US Scientists Create First Two-Dimensional Transistor
Just when it looked like electronic components could not get smaller, scientists in
An atom is only about one-tenth of a billionth of a meter wide, so a layer of any material that thin may be considered two-dimensional.
Two groups of scientists - at
Computer processors, memory chips, TV screens and other electronic devices contain billions of silicon-based transistors. These tiny electrical switches have certain limitations, such as rigidity.
"If the layers are very thin the transistor can become flexible, so it doesn't have to be rigid, like it would be in a silicon chip. So people can think of applications like wearable electronics, like, you know, television screens and other things," said Ioannou.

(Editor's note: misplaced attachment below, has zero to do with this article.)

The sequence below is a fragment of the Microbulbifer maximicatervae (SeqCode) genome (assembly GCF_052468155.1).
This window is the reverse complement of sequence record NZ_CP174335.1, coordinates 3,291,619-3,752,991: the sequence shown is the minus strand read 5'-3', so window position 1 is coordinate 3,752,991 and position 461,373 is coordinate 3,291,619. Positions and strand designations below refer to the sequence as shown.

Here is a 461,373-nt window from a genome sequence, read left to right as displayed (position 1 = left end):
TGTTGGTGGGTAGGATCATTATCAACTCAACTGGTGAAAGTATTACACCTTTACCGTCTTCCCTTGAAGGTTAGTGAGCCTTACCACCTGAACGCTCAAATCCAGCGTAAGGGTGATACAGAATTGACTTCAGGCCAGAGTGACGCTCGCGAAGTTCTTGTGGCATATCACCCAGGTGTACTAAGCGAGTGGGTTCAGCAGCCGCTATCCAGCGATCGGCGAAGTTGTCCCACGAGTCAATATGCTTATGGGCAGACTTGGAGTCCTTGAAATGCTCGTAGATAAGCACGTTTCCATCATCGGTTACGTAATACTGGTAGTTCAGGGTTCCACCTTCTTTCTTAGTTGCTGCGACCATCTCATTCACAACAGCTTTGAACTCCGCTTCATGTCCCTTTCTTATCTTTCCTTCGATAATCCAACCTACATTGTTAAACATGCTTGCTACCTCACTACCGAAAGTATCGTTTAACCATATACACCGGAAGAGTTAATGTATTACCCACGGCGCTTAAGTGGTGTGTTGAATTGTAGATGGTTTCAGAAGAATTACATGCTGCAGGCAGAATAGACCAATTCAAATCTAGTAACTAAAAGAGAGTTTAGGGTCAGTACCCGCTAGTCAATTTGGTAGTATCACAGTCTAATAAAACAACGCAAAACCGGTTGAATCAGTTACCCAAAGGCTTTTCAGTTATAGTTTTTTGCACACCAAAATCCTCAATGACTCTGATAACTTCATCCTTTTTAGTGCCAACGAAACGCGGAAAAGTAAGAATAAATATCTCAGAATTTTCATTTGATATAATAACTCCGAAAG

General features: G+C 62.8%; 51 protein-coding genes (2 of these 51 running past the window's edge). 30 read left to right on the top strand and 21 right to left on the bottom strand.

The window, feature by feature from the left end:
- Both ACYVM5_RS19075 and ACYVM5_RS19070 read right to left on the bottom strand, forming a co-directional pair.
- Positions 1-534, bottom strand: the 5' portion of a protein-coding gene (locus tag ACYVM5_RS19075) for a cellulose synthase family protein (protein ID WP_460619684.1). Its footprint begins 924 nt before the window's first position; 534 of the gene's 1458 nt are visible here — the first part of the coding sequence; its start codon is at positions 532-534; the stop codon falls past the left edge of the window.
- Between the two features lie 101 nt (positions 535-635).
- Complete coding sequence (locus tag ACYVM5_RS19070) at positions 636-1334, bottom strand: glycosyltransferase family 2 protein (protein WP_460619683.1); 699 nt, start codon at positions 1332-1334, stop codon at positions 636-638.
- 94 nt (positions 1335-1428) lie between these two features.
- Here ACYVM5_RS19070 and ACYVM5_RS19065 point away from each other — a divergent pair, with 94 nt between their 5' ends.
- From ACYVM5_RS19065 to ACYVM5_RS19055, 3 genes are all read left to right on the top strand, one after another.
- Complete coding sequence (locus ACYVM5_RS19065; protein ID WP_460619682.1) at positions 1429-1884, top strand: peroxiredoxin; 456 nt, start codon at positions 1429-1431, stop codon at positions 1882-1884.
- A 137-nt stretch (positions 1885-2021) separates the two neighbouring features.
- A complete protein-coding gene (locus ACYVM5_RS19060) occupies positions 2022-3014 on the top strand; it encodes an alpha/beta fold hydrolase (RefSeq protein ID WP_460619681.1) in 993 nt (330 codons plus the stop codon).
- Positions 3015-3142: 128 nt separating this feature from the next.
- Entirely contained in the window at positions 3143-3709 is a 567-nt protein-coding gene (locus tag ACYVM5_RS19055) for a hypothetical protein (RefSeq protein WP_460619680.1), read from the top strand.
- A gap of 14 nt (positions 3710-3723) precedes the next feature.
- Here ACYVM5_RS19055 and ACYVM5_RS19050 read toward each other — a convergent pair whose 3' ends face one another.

These new transistors can also carry higher current and switch much faster, which is important for high-definition screens.
Ioannou says the achievement could have far-reaching consequences.
"This is the first time every layer is a single [atom] layer, more or less, and that's the novelty of it. Now, how good and how useful it will be, it's still in research phase, but it certainly is an advance," he said.
Scientists say there is no good method for printing a large number of these new transistors on the same substrate, but this proof-of-concept shows that someday it may be possible.
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